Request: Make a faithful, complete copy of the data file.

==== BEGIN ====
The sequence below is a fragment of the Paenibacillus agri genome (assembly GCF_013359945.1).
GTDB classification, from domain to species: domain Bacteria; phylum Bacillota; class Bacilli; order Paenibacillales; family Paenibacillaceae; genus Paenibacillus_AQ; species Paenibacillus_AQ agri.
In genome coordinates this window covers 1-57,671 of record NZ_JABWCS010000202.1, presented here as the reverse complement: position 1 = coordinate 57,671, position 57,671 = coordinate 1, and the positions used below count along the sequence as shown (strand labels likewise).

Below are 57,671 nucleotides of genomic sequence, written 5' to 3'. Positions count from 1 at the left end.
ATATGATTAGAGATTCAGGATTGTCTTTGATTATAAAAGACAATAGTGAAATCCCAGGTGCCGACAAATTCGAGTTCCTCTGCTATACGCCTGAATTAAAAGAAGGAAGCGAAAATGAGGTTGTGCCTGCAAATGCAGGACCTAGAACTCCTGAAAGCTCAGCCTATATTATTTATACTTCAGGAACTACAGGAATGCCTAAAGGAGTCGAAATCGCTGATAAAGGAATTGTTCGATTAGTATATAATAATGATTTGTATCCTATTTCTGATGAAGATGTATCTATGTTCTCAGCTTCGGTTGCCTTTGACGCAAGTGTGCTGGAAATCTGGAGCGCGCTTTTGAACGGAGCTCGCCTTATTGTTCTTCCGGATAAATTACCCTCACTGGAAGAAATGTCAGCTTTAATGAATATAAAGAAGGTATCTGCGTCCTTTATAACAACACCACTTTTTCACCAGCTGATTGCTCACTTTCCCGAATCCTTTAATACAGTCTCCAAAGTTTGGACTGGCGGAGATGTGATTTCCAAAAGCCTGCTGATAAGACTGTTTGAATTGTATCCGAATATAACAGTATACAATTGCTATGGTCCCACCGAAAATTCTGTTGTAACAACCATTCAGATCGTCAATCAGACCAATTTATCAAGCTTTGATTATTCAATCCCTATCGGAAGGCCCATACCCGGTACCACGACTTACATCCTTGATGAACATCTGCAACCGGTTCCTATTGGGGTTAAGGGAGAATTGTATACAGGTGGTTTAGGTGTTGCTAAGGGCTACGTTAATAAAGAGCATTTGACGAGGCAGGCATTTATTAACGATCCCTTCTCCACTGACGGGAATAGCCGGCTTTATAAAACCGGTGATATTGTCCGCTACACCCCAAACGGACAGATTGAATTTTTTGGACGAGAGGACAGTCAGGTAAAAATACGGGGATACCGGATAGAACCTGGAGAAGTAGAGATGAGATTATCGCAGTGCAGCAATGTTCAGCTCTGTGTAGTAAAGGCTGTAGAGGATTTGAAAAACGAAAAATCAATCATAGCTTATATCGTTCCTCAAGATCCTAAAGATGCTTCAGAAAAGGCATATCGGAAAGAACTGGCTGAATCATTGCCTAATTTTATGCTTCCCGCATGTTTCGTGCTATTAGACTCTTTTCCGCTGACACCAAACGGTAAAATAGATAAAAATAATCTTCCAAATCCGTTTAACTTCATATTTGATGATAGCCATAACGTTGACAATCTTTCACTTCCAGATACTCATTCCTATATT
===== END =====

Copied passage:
The sequence below is a fragment of the Paenibacillus agri genome (assembly GCF_013359945.1).
GTDB classification, from domain to species: domain Bacteria; phylum Bacillota; class Bacilli; order Paenibacillales; family Paenibacillaceae; genus Paenibacillus_AQ; species Paenibacillus_AQ agri.
In genome coordinates this window covers 1-57,671 of record NZ_JABWCS010000202.1, presented here as the reverse complement: position 1 = coordinate 57,671, position 57,671 = coordinate 1, and the positions used below count along the sequence as shown (strand labels likewise).

Below are 57,671 nucleotides of genomic sequence, written 5' to 3'. Positions count from 1 at the left end.
ATATGATTAGAGATTCAGGATTGTCTTTGATTATAAAAGACAATAGTGAAATCCCAGGTGCCGACAAATTCGAGTTCCTCTGCTATACGCCTGAATTAAAAGAAGGAAGCGAAAATGAGGTTGTGCCTGCAAATGCAGGACCTAGAACTCCTGAAAGCTCAGCCTATATTATTTATACTTCAGGAACTACAGGAATGCCTAAAGGAGTCGAAATCGCTGATAAAGGAATTGTTCGATTAGTATATAATAATGATTTGTATCCTATTTCTGATGAAGATGTATCTATGTTCTCAGCTTCGGTTGCCTTTGACGCAAGTGTGCTGGAAATCTGGAGCGCGCTTTTGAACGGAGCTCGCCTTATTGTTCTTCCGGATAAATTACCCTCACTGGAAGAAATGTCAGCTTTAATGAATATAAAGAAGGTATCTGCGTCCTTTATAACAACACCACTTTTTCACCAGCTGATTGCTCACTTTCCCGAATCCTTTAATACAGTCTCCAAAGTTTGGACTGGCGGAGATGTGATTTCCAAAAGCCTGCTGATAAGACTGTTTGAATTGTATCCGAATATAACAGTATACAATTGCTATGGTCCCACCGAAAATTCTGTTGTAACAACCATTCAGATCGTCAATCAGACCAATTTATCAAGCTTTGATTATTCAATCCCTATCGGAAGGCCCATACCCGGTACCACGACTTACATCCTTGATGAACATCTGCAACCGGTTCCTATTGGGGTTAAGGGAGAATTGTATACAGGTGGTTTAGGTGTTGCTAAGGGCTACGTTAATAAAGAGCATTTGACGAGGCAGGCATTTATTAACGATCCCTTCTCCACTGACGGGAATAGCCGGCTTTATAAAACCGGTGATATTGTCCGCTACACCCCAAACGGACAGATTGAATTTTTTGGACGAGAGGACAGTCAGGTAAAAATACGGGGATACCGGATAGAACCTGGAGAAGTAGAGATGAGATTATCGCAGTGCAGCAATGTTCAGCTCTGTGTAGTAAAGGCTGTAGAGGATTTGAAAAACGAAAAATCAATCATAGCTTATATCGTTCCTCAAGATCCTAAAGATGCTTCAGAAAAGGCATATCGGAAAGAACTGGCTGAATCATTGCCTAATTTTATGCTTCCCGCATGTTTCGTGCTATTAGACTCTTTTCCGCTGACACCAAACGGTAAAATAGATAAAAATAATCTTCCAAATCCGTTTAACTTCATATTTGATGATAGCCATAACGTTGACAATCTTTCACTTCCAGATACTCATTCCTATATT